NEW YORK - The U.S. Environmental Protection Agency has put 79 proposed mountaintop coal-mine permits in Appalachian states up for further review, according to a statement released on Friday.
"Release of this preliminary list is the first step in a process to assure that the environmental concerns raised by the 79 permit applications are addressed and that permits issued are protective of water quality and affected ecosystems," EPA Administrator Lisa Jackson said in the statement.
The EPA will work with the Army Corps of Engineers to ensure that permits for the mining will not unleash practices that would harm water supplies.
In mountaintop mining, companies blast the tops of mountains with dynamite to get to coal seams. Often the resulting ruble is pushed off the mountain into valleys below and can bury streams.
Environmentalists praised the EPA's move on Friday.
"By recommending these permits not be approved, the EPA and the Army Corps has demonstrated their intention to fulfill a promise to provide science-based oversight which will limit the devastating environmental impacts of mountaintop removal mining," Willa Mays, executive director for Appalachian Voices, said in a release.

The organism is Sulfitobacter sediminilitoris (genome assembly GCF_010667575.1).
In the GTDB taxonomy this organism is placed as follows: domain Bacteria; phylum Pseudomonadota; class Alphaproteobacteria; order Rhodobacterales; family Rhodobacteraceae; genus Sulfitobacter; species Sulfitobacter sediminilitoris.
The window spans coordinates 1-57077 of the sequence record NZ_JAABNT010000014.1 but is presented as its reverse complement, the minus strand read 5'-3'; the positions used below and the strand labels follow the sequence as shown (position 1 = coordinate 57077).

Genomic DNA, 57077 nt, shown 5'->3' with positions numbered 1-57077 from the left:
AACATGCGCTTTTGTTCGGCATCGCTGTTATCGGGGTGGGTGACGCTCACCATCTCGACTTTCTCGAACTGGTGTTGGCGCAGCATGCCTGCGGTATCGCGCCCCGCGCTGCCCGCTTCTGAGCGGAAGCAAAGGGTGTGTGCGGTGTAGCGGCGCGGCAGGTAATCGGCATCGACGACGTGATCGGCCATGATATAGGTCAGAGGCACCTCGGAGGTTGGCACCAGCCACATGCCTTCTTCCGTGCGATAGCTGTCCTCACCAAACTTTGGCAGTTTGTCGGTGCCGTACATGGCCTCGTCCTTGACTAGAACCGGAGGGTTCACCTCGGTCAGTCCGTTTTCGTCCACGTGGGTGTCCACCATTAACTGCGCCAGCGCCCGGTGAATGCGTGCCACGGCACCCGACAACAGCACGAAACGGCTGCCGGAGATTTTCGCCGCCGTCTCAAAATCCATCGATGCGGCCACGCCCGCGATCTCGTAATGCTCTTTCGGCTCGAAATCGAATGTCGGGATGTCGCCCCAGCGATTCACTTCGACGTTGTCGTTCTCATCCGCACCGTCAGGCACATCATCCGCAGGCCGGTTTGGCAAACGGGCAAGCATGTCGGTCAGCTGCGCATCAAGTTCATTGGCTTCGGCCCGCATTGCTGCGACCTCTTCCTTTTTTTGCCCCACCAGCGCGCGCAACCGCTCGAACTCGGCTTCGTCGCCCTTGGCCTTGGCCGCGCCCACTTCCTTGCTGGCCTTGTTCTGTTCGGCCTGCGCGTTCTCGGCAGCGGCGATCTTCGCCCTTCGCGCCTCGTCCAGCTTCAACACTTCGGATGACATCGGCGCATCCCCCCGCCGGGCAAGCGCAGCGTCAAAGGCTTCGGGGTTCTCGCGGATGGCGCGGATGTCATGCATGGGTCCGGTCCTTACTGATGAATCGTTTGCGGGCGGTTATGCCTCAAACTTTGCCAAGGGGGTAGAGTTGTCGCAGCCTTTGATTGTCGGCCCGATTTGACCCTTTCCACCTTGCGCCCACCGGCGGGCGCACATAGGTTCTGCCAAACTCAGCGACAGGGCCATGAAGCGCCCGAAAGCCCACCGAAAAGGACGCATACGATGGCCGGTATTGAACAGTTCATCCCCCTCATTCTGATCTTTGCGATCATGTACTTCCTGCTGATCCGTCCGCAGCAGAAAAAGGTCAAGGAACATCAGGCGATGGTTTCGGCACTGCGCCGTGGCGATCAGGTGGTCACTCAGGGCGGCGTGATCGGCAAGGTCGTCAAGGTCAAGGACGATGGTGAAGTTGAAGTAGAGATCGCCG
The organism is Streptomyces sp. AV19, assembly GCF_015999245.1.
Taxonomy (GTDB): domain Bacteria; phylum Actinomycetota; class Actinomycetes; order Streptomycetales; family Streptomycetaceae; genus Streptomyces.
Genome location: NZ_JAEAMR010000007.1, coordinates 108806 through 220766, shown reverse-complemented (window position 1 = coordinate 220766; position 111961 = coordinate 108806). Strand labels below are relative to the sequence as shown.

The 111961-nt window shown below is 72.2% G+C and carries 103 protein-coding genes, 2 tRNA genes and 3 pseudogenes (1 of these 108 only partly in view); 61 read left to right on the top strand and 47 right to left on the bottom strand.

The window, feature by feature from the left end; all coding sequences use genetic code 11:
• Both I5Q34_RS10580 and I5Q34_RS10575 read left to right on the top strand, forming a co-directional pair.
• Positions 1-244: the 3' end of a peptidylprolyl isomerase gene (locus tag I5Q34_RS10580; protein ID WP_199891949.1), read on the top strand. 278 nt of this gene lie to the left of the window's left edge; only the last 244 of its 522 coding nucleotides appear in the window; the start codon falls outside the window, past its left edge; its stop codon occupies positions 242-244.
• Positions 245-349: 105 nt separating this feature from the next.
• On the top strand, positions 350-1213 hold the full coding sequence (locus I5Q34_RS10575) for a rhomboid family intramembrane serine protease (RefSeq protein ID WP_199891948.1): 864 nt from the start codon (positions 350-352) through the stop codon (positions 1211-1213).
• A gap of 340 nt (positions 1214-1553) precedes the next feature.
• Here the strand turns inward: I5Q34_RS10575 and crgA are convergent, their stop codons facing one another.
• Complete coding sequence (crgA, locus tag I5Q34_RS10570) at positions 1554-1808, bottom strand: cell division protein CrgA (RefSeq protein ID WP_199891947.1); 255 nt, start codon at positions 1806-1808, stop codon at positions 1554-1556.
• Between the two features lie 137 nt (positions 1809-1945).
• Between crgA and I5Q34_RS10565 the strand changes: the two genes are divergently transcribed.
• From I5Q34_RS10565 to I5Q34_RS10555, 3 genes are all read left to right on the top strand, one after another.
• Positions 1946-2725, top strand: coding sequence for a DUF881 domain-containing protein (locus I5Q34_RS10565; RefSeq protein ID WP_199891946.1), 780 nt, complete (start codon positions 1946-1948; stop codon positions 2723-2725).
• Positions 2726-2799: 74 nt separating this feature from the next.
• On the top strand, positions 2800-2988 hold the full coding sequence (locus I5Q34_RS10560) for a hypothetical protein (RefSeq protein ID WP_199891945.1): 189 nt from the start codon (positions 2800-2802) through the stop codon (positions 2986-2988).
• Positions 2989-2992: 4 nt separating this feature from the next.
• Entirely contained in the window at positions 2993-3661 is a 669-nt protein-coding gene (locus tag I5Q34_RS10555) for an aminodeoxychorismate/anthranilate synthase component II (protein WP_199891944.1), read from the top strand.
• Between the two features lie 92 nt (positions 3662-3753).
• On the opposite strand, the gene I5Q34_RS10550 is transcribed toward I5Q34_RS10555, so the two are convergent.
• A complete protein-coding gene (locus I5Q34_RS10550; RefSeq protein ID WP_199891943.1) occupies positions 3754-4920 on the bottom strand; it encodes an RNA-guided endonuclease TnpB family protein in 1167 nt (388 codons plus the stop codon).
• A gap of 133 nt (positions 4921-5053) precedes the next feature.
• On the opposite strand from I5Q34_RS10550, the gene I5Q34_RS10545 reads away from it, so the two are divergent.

In the next 15 days, the EPA will evaluate the preliminary list of projects slated for further review and transmit a final list to the Army Corps. Then environmental issues over particular permit applications will be addressed during a 60-day review process triggered when the Corps informs EPA that a particular permit is ready for discussion.
(Reporting by Timothy Gardner; Editing by Walter Bagley)